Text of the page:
Haiti – Agriculture : Food security conditions continue to worsen
In its latest note published at the end of July, the international network of famine early warning systems “Famine Early Warning Systems Network” (FEWS NET) funded by the United States Agency for International Development (USAID) explains that in Haiti, spring harvests that are below average will have a negative effect on summer, fall and winter harvests, as farmers use the income and seeds from these harvests to start subsequent crop years (employment of labor, purchase of seeds, etc…) This will reduce the performance of these campaigns, despite regular and normal rains expected until October.
FEWS NET indicates that the economic climate in Haiti continues to deteriorate, specifying that between January and July 2020, the Gourde had lost more than 22% of its value, strengthening the inflationary expectations of economic agents https://www.haitilibre.com/en/news-22306-haiti-flash-architecture-competition-for-the-reconstruction-of-the-national-palace.html . The network points out,”The prices of basic foodstuffs remain higher than last year and the last five years, making them very inaccessible.”
Recalling “Despite the decision of the Haitian authorities to officially open its land border https://www.haitilibre.com/en/news-31162-haiti-politic-jovenel-moise-announces-the-gradual-reopening-of-the-national-economy.html , on the Dominican side, the border is still closed. “A situation that strengthens informal trade between the two countries causes product prices to increase.”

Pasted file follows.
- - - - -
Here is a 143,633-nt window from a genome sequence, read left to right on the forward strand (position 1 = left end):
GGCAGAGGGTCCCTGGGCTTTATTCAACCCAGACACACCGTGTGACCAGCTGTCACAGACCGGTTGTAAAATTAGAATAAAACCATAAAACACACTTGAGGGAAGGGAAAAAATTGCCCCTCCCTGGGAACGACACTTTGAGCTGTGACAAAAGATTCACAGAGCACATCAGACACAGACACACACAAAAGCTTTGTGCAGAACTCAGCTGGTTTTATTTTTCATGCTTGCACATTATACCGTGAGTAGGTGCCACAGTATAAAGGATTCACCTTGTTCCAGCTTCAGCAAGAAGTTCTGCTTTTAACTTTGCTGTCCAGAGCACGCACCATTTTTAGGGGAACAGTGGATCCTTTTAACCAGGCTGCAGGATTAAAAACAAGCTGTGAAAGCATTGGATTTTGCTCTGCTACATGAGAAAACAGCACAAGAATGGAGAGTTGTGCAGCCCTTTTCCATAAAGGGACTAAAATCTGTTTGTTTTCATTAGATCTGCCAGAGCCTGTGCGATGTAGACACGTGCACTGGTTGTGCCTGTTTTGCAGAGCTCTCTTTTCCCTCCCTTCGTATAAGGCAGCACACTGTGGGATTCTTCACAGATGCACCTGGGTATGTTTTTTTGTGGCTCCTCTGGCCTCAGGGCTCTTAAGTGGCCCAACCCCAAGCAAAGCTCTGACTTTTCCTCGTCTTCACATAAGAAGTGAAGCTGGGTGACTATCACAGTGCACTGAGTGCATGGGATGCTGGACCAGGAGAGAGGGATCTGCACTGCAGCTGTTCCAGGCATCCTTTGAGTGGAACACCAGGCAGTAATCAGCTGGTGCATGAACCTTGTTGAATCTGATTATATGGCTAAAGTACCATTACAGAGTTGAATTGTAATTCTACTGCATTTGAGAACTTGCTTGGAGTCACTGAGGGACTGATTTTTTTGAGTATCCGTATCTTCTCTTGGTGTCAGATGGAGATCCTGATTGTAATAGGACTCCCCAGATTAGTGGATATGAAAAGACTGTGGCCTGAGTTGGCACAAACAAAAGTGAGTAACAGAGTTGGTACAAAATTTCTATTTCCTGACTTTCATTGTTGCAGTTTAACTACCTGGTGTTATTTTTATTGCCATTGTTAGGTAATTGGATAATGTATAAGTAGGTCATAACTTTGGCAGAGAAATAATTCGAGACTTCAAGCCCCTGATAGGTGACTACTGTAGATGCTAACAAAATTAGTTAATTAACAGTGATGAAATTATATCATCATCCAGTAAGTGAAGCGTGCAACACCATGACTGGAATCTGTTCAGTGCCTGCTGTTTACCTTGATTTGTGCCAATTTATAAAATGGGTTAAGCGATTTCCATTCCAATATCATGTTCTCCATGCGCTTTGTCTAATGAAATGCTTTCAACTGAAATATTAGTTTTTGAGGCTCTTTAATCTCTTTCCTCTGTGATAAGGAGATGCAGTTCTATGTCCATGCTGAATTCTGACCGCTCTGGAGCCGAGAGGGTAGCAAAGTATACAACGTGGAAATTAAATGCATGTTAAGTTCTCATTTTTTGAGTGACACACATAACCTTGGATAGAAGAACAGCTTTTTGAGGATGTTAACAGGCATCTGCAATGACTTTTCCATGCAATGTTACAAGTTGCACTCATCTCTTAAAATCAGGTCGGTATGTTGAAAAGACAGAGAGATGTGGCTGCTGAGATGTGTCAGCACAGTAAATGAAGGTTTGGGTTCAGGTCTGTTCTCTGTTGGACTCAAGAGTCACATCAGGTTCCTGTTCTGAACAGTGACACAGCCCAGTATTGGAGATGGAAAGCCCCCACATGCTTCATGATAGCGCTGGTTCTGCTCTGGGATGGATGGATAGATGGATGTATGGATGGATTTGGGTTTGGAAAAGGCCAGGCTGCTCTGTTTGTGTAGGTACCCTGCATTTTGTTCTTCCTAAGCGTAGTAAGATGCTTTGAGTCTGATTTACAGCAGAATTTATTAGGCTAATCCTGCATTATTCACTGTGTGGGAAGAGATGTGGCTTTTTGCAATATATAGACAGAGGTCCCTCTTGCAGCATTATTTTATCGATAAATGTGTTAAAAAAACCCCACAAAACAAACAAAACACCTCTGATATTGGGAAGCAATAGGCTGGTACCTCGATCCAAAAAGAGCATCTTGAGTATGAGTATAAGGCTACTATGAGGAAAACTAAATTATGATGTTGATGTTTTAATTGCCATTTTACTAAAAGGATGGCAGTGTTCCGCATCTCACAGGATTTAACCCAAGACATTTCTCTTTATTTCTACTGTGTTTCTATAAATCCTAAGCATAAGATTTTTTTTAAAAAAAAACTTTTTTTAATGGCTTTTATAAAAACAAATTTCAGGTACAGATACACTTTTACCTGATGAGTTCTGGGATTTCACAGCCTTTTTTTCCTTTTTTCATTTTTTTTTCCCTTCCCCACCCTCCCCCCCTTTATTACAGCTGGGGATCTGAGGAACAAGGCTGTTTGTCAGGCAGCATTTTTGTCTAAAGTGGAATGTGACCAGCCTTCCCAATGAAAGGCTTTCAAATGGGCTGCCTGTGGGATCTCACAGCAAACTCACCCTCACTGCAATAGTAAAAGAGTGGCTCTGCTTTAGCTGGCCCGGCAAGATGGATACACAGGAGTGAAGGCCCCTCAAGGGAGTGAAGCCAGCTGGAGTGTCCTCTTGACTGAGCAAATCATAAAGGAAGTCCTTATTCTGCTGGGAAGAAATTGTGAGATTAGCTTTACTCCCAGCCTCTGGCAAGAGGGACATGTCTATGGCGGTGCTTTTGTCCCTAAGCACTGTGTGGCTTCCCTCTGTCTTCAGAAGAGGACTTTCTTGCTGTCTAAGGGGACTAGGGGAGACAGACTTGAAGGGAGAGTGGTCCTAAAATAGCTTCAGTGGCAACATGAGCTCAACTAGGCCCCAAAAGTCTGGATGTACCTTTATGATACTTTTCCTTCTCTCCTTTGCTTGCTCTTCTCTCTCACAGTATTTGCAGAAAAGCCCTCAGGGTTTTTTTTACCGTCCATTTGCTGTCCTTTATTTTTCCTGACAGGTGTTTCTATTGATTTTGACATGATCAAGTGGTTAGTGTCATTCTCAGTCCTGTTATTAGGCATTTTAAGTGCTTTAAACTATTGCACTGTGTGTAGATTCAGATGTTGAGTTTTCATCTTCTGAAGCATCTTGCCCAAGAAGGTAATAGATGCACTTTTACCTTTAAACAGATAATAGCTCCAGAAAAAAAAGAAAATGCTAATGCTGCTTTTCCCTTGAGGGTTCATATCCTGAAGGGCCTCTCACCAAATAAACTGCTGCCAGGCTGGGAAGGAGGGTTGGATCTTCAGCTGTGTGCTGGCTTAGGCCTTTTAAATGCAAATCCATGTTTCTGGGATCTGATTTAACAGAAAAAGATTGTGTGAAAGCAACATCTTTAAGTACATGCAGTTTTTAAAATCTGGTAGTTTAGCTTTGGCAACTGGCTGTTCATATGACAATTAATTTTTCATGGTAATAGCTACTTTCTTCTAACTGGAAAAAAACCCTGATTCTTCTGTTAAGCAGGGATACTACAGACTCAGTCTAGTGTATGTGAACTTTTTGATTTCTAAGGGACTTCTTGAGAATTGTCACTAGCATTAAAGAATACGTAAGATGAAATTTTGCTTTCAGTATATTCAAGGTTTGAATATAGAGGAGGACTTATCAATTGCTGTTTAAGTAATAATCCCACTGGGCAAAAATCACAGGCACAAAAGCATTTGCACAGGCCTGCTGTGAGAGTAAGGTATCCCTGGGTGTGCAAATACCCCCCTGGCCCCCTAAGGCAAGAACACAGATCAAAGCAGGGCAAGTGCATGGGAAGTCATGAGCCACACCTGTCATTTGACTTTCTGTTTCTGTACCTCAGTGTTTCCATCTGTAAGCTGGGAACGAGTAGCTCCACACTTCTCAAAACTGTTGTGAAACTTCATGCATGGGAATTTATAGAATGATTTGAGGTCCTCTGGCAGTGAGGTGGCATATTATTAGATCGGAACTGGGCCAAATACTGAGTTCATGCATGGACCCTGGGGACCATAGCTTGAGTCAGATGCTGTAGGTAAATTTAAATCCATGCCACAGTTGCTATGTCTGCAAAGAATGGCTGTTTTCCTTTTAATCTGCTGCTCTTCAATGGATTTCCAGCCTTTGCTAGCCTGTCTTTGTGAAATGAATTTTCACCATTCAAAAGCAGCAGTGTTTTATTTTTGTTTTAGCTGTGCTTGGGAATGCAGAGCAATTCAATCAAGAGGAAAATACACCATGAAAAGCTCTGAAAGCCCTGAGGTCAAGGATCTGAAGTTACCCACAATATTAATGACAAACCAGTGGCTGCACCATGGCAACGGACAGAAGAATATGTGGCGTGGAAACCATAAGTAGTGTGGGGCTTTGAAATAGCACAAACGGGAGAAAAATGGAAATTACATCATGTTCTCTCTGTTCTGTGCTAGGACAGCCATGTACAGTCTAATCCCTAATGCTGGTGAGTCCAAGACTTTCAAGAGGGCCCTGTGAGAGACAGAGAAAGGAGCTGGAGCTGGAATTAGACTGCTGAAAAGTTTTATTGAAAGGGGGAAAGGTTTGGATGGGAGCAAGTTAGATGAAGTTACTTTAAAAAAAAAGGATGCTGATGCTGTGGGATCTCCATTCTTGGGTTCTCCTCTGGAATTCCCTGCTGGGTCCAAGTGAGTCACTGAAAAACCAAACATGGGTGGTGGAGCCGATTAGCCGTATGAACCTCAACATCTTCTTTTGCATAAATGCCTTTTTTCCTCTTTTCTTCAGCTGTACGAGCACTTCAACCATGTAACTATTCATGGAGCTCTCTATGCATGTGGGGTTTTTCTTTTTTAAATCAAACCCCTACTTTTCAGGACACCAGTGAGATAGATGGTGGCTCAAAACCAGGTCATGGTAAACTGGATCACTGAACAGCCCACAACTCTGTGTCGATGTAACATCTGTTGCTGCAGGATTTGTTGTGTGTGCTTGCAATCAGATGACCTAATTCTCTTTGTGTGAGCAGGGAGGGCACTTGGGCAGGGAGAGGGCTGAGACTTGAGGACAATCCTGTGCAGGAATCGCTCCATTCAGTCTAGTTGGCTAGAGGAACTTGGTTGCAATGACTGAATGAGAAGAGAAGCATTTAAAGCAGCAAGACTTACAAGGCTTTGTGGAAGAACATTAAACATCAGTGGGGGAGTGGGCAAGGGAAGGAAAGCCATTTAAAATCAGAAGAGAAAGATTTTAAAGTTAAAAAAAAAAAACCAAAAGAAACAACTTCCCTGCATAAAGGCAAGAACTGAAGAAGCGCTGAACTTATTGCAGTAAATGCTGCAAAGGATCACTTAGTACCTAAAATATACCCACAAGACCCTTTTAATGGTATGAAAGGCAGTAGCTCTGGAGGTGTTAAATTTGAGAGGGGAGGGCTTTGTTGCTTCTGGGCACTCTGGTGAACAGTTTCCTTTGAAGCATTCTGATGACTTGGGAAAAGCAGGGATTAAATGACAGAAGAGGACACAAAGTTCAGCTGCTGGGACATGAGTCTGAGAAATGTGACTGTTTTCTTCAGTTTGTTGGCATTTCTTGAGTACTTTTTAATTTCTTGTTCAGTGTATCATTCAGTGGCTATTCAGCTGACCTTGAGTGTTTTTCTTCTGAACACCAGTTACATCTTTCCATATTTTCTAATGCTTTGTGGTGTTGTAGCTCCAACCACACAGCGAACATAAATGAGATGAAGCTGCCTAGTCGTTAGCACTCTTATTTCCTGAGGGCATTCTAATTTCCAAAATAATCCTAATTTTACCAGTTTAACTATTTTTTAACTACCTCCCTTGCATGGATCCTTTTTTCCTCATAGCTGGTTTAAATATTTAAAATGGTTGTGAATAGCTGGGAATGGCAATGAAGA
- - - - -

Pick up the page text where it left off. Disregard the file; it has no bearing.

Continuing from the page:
“The harvests in July and August, although weak, will temporarily improve food availability and thus stabilize the prices of local products for a short time, notably beans and corn. Food insecurity in Crisis (Phase 3 of the IPC) is however expected in the Haut Artibonite, the Upper plateau, the Lower North-West, the North-East, the Nippes, parts of the West, of the South-East, South and Grand’Anse. The other regions (Lower Artibonite, Lower Plateau, Plaine des Cayes, etc…, where the harvests are more or less good, will remain in Stress (IPC Phase 2).”
Learn more about the Integrated Food Security Phase Classification (IPC) :
Phase 1 :
Usually adequate and stable food access with moderate to low risk of sliding into Phase 3, 4, or 5.
Phase 2 : Moderately / Borderline Food Insecure
Borderline adequate food access with recurrent high risk (due to probable hazard events and high vulnerability) of sliding into Phase 3, 4, or 5.
Phase 3 : Acute Food and Livelihood Crisis
Highly stressed and critical lack of food access with high and above usual malnutrition and accelerated depletion of livelihood assets that, if continued, will slide the population into Phase 4 or 5 and / or likely result in chronic poverty.
Phase 4 : Humanitarian Emergency
Severe lack of food access with excess mortality, very high and increasing malnutrition, and irreversible livelihood asset stripping.
Phase 5 : Famine / Humanitarian Catastrophe
Extreme social upheaval with complete lack of food access and / or other basic needs where mass starvation, death, and displacement are evident.